Purposefully Blue

The peculiar blue [תכלת, tekhelet] thread used in tzitzit [ritual fringes] (Numbers 15:37-41) also appears prominently in the construction of Tabernacle (Exodus 25ff). It is used in the inner curtains and the loops that connect them; it also appears throughout the priestly vestments.

Why this blue?

It has been taught: R. Meir used to say: Why is blue [תכלת] specified from all the varieties of colours? Because blue resembles [the colour of] the sea, and the sea resembles [the colour of] heaven, and heaven resembles [the colour of] the Throne of Glory, as it is said: And they saw the God of Israel and there was under His feet as it were a paved work of sapphire stone [לבנת הספיר], and as it were the very heaven for clearness (Exod. 24:10) and it is written: The likeness of a throne as the appearance of a sapphire stone [אֶבֶן-סַפִּיר] (Ezek 1:26).
— Sotah 17a (also: Menachot 43b and Chullin 89a)

Kedushat Levi links the above passage about blue, תכלת, to the stages of a creative act, beginning and ending with its purpose [תכלית]:

[A project from thought to completion] has undergone four distinct stages. 1) original mental image of the project; 2) clarification of the details, etc. 3) translating thought into deed. 4) carrying out the intention which originally prompted the project. [Punctuation follows translation.] When the original mental image of the project is seen reflected after its successful completion, the person inhabiting this building will experience a sense of satisfaction and joy.
— Kedushat Levi, p. 475 (see Source Materials for full citation)

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Folding, Half-Shekels, and Ego

One of the 30-cubit, goat-hair curtains on the outside of the Tabernacle is folded over the front of the tent (Exodus 26:9; see Thirty Cubits and Cloaking) for more on the curtains). Two aspects of this are emphasized in the commentary of Kedushat Levi, among others:

Folding: Folding [כפל, khaphal] is related to the idea of “klipah” [קלפה], the protective shell covering God’s Light in the world, according to mystical teaching. Kedushat Levi links the folding of the curtain and God’s cloaking, to protect humans from what they cannot withstand, adding that “folding over” implies reinforcing something not otherwise as strong as necessary. (Kedushat Levi, p. 473; full citations for Kedushat Levi, Stone Chumash in Source Materials.)

Half: Kedushat Levi also emphasizes the fact that the curtain is folded in half. He links “half” to “awe” through a play on the Hebrew words: the curtain, folded in “half” [חצי, chatzi], is linked via “crush” [מחץ, machatz] to “awe.” (More below.)

Additional thoughts on the concept of “half,” regarding the command to collect a half-shekel as part of the census embedded in the Tabernacle story, suggest a different direction:

Many commentators interpret homelitically that the requirement of half a coin alludes to the concept that no Jew is complete unless he joins with others; as long as we are in isolation, each of us is only “half” of our full potential.
— Stone Chumash, on Exodus 30:13

Combining these views on folding and half seem to suggest that any approach to God is best accomplished in community.
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Cloaking Improves Vision

Readers of Moby Dick have long skimmed the whaling sections. Love-story followers generally hurry through the “war” part of War and Peace, while others skip through the boring relationship stuff to focus on land distribution. Likewise, many Bible readers’ eyes glaze over at the close of Exodus: Some 200+ Torah verses describe plans for the Tabernacle and its furnishings. Another 200+ verses describe the actual work. Four entire weekly Torah readings are dedicated to the details of the Tabernacle, with Ki Tisa’s story of the Golden Calf in between.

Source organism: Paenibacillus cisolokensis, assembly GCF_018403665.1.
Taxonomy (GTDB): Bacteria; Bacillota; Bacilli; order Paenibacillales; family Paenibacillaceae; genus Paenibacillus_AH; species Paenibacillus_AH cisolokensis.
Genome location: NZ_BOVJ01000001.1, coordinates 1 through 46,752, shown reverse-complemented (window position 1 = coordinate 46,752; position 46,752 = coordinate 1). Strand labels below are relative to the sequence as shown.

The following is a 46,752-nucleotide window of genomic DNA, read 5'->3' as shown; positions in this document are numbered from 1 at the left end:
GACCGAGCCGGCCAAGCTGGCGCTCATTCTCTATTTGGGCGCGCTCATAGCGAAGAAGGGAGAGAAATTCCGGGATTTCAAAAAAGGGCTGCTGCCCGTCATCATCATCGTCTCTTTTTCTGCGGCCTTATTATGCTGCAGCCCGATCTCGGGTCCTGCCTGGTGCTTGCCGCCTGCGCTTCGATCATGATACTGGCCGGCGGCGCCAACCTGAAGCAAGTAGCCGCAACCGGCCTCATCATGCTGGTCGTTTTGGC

Some teachers focus on general messages extracted from these passages: the importance of working collaboratively, supporting community infrastructure, or honoring the arts, for example. But others take an allegorical view, mining details rather than glossing over them. Kedushat Levi (Rabbi Levi Yitzchak of Berditchev, 1740 – 1809) is one of the later. And some of those details surround the number 30.
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Thirty Cubits in the Tabernacle

The inside of the Tabernacle, the desert worship space of the Israelites, is 30 cubits long. (This is worked out from directions for various components, described in Exodus 26-27.) An inside covering is composed of ten panels of “twisted linen, and indigo and purple and crimson, with cherubim, designer’s work,” each measuring 28 cubits by 4 cubits (Alter’s translation; citation below). Eleven goat-hair panels of 30 cubits by 4 cubits create an additional covering over the whole construction. (Explicit instructions in Exodus 26:1 and 26:7).

The inside coverings are joined so “that the Tabernacle be one whole” (Exodus 26:6).

26:6) that the Tabernacle be one whole
This phrase leads Abraham ibn Ezra to muse over how unity in the greater world is constituted by an interlocking of constituent parts that become a transcendent whole, as in the unity of microcosm and macrocosm. One need not read this section homelitically, as he does, in order to see the power of summation of this particular phrase.
— Alter, Robert. The Five Books of Moses: A Translation with Commentary. (NY: Norton, 2004)

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Naso: Prayer Links

Toward the close of parashat Naso, twelve princes bring identical gifts as a dedication offering for the tabernacle (Bamidbar/Numbers 7:10 – 88). Twelve times, the same five verses, with minor variations of the “mail-merge” sort at the open and close, appear:

The one who presented his offering on the {INSERT: ORDINAL} day was {INSERT: NAME} son of {INSERT: FATHER} of the tribe of {INSERT: TRIBE}. His offering: one silver bowl weighing 130 shekels, and one silver basin of 70 shekels by the sanctuary weight, both filled with choice flour with oil mixed in, for a meal offering; one gold ladle of 10 shekels, filled with incense; one bull of the herd, one ram, and one lamb in its first year, for a burnt offering; one goat for a sin offering; and for his sacrifice of well-being: two oxen, five rams, five he-goats, and five yearling lambs. That was the offering of {INSERT: NAME} son of {INSERT: FATHER}. Continue Reading

Pekudei: Something to Notice

The colors.

Before we complete the Tabernacle and leave Exodus/Shemot, I must pause to consider the oft-mentioned color trio: “tekhelet, v’argaman v’tolaat shani.” These colors are central in the tent instructions/construction and appear throughout the priestly garments. The same colors are, of course, prominent in contemporary Jewish textiles and other arts.


Tekhelet — Blue, Sky Blue or Indigo.


Argaman — Purple.


Tolaat shani — Scarlet or Crimson.

“Blue Wheat,” “Ode to Overturning Bowers vs. Hardwick” and “Pink Pomegranate” (looks scarlet to me) — above — are all works by DC-area artist Judybeth Greene.


The quilt below was made by Amy Leila Smith, of Blue Feet Studio in Maine, for the National Havurah Committee.